Three ‘Slave’ Women Freed in U.K.

How a television show about forced marriages led to the extraordinary rescue of three women who say they were trapped in a British home—one of them allegedly for three decades.

Three women allegedly held as slaves—one for more than 30 years—have been rescued today after they walked out of the front door of an “ordinary house on an ordinary street” in south London, where they had reportedly been forced into lives of domestic servitude.

Police who had been alerted to the women’s plight were waiting outside the house to take them to a place of safety. A police spokesman today told The Daily Beast that the three women were a 69-year-old Malaysian woman, a 57-year-old Irish woman, and a 30-year-old British woman. They are said to be “highly traumatized.”

Two suspects, a 67-year-old man and a 67-year-old woman, were taken to a south London police station where they remain in custody.

The extraordinary events unfolded today following a considerable period of “sensitive negotiation” via the U.K. organization Freedom Charity, which campaigns against forced marriage and so-called “honor violence” in which women are assaulted and sometimes killed for refusing to comply with their family’s wishes. The charity counts Prince Charles as one of its supporters.

One of the women allegedly held as slaves had apparently been able to make a phone call to the charity in October after its contact details were broadcast after a TV show about forced marriage in October. The woman told the charity she had been held against her will for more than 30 years.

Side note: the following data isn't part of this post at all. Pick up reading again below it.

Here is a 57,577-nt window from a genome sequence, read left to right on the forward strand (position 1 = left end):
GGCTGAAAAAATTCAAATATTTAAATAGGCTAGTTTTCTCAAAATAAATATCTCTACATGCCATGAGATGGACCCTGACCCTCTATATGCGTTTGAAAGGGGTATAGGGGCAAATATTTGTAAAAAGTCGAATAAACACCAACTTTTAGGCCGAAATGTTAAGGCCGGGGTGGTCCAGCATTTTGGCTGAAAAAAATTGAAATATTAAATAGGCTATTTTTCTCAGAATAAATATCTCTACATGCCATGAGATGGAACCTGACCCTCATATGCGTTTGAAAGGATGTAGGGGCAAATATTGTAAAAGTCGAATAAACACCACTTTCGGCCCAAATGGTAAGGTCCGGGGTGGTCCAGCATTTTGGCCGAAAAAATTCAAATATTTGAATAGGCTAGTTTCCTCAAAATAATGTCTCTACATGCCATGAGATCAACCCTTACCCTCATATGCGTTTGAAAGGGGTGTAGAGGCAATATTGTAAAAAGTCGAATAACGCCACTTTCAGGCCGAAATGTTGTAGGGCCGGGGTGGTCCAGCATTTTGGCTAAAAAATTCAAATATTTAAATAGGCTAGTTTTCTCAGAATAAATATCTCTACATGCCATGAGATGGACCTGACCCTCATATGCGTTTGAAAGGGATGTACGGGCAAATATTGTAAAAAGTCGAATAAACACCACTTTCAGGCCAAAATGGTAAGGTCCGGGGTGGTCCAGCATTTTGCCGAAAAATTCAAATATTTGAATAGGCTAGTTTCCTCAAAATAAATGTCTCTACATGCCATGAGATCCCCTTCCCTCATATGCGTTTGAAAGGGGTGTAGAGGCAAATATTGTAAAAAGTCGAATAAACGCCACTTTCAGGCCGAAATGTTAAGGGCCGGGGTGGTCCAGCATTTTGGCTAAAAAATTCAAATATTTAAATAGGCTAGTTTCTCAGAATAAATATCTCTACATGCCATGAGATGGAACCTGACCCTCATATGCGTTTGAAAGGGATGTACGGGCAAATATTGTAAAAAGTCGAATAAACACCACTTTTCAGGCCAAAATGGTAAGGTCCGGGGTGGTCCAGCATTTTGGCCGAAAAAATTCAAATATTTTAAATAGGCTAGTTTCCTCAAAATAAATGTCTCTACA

Further inquiries by police revealed the location of the house and, with the help of what the police said were “sensitive negotiations conducted by the charity,” the three women were all rescued today after walking out of the house unaided.

Aneeta Prem, the founder of Freedom Charity, gave some insight into the extraordinary world of the women, telling Sky News, “We started in-depth to talks to them when they could, it had to be pre-arranged. They gave us set times when they were able to speak to us. It was planned that they would be able to walk out of the property. The police were on standby.”

Prem said the two people arrested were considered the “heads of the family,” and that the women were “absolutely terrified” of them.

She added: “I don’t believe the neighbors knew anything about it at all. It was just an ordinary house in an ordinary street. They did have rooms that they could use but they were really restricted about what they could do and could never leave the front door.”

She said it was the Irish woman who made the phone calls.

The police said the women are now in “a place of safety” while their erstwhile captors are being held at a local police station.

Detective Inspector Kevin Hyland, from the Met’s human trafficking unit, said: “We applaud the actions of Freedom Charity and are working in partnership to support these victims who appear to have been held for over 30 years. We have launched an extensive investigation to establish the facts surrounding these very serious allegations. A television documentary on forced marriages relating to the work of Freedom Charity was the catalyst that prompted one of the victims to call for help and led to their rescue.”